The direction of this passage is so cool when you think about it.  Look where Jesus starts out in 3:19: READ.  In prison! Look where he ends up in 3:22: It saves you by the resurrection of Jesus Christ, 22 who has gone into heaven and is at God’s right hand—with angels, authorities and powers in submission to him.  In paradise!  The trajectory of this high water passage is from prison to paradise; from hell to heaven.  And it’s the water that takes you on the journey.  Baptism destroys as it delivers.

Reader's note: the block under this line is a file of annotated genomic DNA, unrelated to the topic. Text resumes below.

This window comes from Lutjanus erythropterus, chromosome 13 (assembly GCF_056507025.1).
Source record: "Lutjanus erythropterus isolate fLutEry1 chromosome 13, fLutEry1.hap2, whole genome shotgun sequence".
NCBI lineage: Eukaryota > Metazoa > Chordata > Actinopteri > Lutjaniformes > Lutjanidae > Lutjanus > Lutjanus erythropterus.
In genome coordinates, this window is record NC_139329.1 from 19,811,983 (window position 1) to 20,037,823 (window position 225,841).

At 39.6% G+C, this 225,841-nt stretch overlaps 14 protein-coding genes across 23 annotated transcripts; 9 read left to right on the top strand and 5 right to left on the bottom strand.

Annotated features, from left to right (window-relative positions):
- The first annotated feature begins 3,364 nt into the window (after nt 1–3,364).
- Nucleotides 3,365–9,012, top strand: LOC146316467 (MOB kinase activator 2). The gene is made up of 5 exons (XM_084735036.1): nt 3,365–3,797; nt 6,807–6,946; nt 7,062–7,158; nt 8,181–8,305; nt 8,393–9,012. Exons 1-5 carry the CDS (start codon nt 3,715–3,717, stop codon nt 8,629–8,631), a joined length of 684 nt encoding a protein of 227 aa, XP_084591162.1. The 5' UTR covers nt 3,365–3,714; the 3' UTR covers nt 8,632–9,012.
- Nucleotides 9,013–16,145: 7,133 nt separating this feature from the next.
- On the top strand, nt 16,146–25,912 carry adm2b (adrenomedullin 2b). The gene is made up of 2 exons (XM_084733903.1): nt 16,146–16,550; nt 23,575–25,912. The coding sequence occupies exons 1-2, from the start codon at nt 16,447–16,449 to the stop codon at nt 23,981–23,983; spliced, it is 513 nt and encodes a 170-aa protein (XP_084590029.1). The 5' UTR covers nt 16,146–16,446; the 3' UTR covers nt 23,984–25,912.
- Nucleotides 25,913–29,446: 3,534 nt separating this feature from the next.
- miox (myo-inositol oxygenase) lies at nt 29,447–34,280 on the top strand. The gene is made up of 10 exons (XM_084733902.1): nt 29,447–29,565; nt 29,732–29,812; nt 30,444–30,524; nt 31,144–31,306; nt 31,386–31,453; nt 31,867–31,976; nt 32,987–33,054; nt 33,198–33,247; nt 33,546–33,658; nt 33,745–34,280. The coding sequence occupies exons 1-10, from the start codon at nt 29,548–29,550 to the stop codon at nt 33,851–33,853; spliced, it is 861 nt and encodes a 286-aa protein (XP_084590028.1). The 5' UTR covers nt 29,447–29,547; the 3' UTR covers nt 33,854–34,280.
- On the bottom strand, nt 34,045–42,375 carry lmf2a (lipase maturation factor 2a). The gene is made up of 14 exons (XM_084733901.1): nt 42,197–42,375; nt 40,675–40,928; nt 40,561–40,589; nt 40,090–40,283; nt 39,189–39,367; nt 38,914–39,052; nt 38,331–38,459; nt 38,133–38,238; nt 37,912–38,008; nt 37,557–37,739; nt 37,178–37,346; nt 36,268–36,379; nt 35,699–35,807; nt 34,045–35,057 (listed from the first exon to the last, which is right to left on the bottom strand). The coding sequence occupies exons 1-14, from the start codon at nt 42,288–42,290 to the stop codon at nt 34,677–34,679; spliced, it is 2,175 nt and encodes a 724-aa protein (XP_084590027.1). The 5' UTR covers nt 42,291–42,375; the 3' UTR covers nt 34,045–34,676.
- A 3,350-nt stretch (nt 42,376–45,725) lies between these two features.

Because look at 3:21 again: READ pledge of a clear conscience toward God.  That’s how it is when you lay hold of the victory that Jesus won on the cross & through the resurrection, you cling to the comprehensive victory over everything that opposes God.  That’s what Jesus di on Eater and I have a feeling that’s what he did even in that weirdness of 3:19.  Totally vindicated, completely victory, suffering turned into triumph.  And the incredible news here in I Peter is that his direction is now YOURS.  Prison to paradise, hell to heaven is not just for Jesus anymore; it’s for all of you.  And baptism is the declaration to the world that that is the life journey you’re taking.  Baptism destroys as it delivers.